But Lieberman's position on Farrakhan is the least of my concerns. It is his position on Israel that continues to disturb me, now that he is actively seeking the presidency.
Would a Jewish president be an unmitigated blessing? Is this what American Jewry most needs at this time? Since our chief foreign-policy consideration is Israel, especially when it is fighting a war to the death against terrorism, wouldn't an American Jewish president have to bend over backward to show that he doesn't show Israel favoritism? It is sad that Lieberman continues to play that sorry game.
Just days ago, while touring the West Bank, Lieberman was quoted as saying, "There are desperate humanitarian conditions here." Of course there are. We all know that. The suffering of the Palestinian people is horrible. But the fault lies squarely in the hands of the Palestinians who have repeatedly broken their Oslo agreements and resorted to violence.
Would Lieberman have gone to Berlin in June 1945 and similarly decried the horrible humanitarian conditions, after years of Allied bombing, without squarely laying the blame at the feet of the Nazi government? No one told the Germans to follow Hitler into the inhuman abyss. They did so of their own volition. And the Palestinians have followed Yasser Arafat into the same black hole.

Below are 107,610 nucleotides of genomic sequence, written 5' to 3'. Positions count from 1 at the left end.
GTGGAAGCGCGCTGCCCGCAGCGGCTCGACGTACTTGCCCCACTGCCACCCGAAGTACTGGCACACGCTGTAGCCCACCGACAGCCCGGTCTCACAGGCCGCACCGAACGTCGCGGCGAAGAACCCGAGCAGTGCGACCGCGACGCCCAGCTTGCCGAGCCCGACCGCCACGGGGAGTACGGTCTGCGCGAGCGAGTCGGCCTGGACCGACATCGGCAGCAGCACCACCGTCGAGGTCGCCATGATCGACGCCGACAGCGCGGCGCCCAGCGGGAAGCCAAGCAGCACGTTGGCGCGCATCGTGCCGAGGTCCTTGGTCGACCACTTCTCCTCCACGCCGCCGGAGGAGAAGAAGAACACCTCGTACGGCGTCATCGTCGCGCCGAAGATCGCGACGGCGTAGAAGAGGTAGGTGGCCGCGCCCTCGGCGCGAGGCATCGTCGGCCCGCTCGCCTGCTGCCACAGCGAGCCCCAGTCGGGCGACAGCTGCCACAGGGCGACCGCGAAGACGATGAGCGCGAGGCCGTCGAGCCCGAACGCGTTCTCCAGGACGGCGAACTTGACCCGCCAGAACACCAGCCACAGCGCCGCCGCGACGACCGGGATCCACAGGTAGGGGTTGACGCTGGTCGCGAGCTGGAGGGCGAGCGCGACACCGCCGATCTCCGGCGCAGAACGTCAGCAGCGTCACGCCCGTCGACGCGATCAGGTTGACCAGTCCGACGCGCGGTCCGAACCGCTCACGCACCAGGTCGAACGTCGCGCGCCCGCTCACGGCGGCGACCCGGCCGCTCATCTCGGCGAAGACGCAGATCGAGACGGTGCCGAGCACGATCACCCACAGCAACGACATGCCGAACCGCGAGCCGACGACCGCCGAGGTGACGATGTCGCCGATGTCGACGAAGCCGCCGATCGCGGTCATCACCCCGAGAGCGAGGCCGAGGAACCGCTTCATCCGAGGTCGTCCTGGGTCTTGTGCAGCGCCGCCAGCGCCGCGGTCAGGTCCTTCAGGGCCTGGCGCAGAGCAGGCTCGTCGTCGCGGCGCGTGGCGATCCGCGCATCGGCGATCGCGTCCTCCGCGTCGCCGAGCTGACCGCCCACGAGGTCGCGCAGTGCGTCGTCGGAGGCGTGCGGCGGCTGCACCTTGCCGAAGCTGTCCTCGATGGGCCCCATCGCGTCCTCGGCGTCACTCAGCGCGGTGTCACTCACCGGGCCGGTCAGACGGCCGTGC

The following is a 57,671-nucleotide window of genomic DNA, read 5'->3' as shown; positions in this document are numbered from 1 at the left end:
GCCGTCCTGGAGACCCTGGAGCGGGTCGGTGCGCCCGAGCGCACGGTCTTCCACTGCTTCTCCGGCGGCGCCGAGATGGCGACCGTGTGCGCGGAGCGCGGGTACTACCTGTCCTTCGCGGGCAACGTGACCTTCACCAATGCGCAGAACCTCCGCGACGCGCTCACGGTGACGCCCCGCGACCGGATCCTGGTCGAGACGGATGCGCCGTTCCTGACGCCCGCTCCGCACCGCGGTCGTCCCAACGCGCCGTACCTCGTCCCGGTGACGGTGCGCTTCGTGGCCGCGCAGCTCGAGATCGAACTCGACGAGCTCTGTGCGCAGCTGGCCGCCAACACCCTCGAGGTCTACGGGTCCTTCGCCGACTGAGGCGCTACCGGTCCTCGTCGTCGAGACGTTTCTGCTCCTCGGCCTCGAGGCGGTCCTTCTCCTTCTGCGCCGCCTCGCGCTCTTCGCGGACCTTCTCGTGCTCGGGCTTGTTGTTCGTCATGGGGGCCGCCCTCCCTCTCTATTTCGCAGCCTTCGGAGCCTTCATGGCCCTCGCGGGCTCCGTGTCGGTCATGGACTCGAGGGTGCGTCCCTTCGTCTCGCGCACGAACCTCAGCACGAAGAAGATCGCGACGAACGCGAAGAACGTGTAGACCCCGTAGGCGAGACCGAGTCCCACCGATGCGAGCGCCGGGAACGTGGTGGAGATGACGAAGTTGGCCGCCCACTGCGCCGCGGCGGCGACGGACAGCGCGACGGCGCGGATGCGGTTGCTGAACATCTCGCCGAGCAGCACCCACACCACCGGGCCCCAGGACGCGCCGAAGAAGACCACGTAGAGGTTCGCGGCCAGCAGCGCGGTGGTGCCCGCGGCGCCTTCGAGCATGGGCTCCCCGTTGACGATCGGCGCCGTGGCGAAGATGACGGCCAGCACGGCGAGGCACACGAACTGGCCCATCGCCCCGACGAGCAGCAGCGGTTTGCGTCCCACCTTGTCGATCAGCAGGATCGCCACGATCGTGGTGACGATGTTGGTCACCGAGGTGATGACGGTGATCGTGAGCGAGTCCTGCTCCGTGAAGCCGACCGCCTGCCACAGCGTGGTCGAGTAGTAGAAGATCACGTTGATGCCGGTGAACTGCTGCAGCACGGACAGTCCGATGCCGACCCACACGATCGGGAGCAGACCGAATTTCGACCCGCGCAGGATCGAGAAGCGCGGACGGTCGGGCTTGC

But what I found most troubling was Lieberman's criticism of the Bush administration's Mideast policies, contrasting them with the "tremendous regard" he held for the devotion former president Bill Clinton showed for creating peace in the Middle East, and for the "enormous effort" he put into trying to solve the conflict.
Let us be clear. For all his good intentions, and for all his genuine love for Israel and the Jewish people, Clinton brought incalculable, even irreparable harm to the Jewish state. His misguided meddling, which involved, among other outrages, inviting Arafat to the White House more than any other world leader, pushed Israel into unending concessions with a partner who was never accepting of Israel's existence. The result, as we now know, is thousands of Israeli civilians murdered and maimed by Palestinian terrorists.